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Capital Markets

US Federal Reserve chief Ben Bernanke promised nothing in Jackson Hole speech – except when he did

Has Bernanke shied away from fleshing out a more ambitious Federal Reserve communication strategy?

Some market participants were disappointed by Bernanke's non-committal speech at the Jackson Hole shindig on Friday, with diminished expectations for further quantitative easing at the next meeting.

Others, however, were more bullish, citing Bernanke’s robust defence of the current policy course, the need for vigilance against downside risks and the “economically meaningful” advantages of asset purchases, backed by academic studies.

Others reckoned the speech pointed to more stimulus – but perhaps not imminently. In truth, with the US Treasury forward-rate curve at the short-end at zero, there is no way to gauge market expectations over Fedspeak. He offered no timetable for action, ahead of the September 12 meeting. Net-net, who knows.

Nevertheless, there is one take-away to consider. As we have reported, Randall Kroszner, a former board member of the Federal Reserve, told Euromoney, ahead of the August meeting of US central bankers, that the Fed should publicly communicate the economic conditions – tied to employment or growth targets – in which it will loosen monetary policy further to arrest sagging market confidence.

Here’s what Kroszner told us


Being much more explicit about the employment and inflation rate that would induce the Fed into action would help to reduce uncertainty and fits very well with the steps the chairman has already taken, including the creation of an inflation target. He said more communication would boost risk-taking, domestic confidence and business investment.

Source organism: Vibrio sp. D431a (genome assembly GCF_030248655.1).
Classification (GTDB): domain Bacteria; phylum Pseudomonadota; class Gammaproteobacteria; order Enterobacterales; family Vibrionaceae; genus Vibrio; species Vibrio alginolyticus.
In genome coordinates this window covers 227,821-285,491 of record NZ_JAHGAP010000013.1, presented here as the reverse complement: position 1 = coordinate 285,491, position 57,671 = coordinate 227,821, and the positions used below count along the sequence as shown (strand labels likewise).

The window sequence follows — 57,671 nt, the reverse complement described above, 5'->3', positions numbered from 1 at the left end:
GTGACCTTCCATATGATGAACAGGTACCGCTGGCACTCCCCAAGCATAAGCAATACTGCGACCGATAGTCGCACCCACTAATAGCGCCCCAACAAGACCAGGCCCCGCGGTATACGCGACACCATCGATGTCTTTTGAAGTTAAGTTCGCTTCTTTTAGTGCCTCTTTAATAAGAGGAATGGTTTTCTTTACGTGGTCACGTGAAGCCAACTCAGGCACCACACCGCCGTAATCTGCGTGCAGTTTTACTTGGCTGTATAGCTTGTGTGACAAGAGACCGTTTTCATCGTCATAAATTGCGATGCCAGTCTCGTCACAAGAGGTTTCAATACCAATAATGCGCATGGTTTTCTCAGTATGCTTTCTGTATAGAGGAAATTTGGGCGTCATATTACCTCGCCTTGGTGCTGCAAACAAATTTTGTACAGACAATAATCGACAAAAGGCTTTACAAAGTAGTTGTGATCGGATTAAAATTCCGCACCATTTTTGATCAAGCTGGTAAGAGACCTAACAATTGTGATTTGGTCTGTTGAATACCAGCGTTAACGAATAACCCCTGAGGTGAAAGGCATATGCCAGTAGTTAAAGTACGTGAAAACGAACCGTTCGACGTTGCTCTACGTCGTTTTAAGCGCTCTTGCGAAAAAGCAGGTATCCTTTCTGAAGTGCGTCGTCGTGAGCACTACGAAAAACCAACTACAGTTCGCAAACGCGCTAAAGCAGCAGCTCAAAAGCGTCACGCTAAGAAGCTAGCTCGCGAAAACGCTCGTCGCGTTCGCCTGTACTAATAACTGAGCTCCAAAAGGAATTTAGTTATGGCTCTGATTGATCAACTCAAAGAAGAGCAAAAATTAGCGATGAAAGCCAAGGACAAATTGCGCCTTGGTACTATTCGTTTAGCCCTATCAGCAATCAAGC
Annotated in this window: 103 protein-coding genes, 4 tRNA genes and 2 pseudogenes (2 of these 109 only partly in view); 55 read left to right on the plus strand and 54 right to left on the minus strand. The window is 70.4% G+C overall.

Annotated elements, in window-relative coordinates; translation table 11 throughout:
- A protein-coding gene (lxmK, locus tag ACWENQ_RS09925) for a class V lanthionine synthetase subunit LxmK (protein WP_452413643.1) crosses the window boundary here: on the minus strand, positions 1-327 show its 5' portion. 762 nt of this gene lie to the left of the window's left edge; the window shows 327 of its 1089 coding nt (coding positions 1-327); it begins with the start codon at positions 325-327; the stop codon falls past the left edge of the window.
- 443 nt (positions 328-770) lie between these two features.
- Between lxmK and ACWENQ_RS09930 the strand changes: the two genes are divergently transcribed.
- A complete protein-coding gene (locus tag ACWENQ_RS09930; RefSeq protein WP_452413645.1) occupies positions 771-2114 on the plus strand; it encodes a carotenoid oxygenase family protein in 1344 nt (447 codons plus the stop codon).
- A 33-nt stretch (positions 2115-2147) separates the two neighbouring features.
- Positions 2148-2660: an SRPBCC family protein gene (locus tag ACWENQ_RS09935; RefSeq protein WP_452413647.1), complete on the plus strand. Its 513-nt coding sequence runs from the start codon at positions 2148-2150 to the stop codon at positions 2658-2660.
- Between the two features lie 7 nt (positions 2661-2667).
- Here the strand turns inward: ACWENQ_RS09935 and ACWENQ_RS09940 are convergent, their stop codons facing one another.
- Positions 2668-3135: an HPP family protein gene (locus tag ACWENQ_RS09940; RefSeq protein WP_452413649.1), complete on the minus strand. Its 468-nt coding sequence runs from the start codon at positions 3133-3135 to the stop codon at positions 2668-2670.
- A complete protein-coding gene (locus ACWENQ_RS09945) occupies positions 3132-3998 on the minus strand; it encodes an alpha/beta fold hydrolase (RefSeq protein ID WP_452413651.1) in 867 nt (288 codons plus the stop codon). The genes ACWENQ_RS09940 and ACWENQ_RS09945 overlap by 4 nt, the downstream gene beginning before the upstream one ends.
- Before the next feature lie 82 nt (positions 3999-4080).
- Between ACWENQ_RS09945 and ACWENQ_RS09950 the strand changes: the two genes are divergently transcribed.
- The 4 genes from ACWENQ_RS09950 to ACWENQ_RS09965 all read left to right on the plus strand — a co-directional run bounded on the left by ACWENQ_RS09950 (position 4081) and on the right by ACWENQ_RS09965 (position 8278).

And here is what Bernanke said on Friday:


Clear communication is always important in central banking, but it can be especially important when economic conditions call for further policy stimulus but the policy rate is already at its effective lower bound. In particular, forward guidance that lowers private-sector expectations regarding future short-term rates should cause longer-term interest rates to decline, leading to more accommodative financial conditions. The views of committee members regarding the likely timing of policy firming represent a balance of many factors, but the current forward guidance is broadly consistent with prescriptions coming from a range of standard benchmarks, including simple policy rules and optimal control methods. Some of the policy rules informing the forward guidance relate policy interest rates to familiar determinants, such as inflation and the output gap. But a number of considerations also argue for planning to keep rates low for a longer time than implied by policy rules developed during more normal periods.

These considerations include the need to take out insurance against the realization of downside risks, which are particularly difficult to manage when rates are close to their effective lower bound; the possibility that, because of various unusual headwinds slowing the recovery, the economy needs more policy support than usual at this stage of the cycle; and the need to compensate for limits to policy accommodation resulting from the lower bound on rates.



Bernanke then goes on to talk about the virtues of forward-rate guidance, rather than a more elaborate communication strategy, tied to employment/inflation targets. It perhaps looks like Bernanke is shying away from this policy for now.


After all, the speech was very QE-focused – with a strong indication he thinks fears over the market-impairing impact of asset purchases are overdone. In other words, if the Fed was going to innovate its communication strategy, Bernanke would have opened up about it, given the very spirit of the policy.

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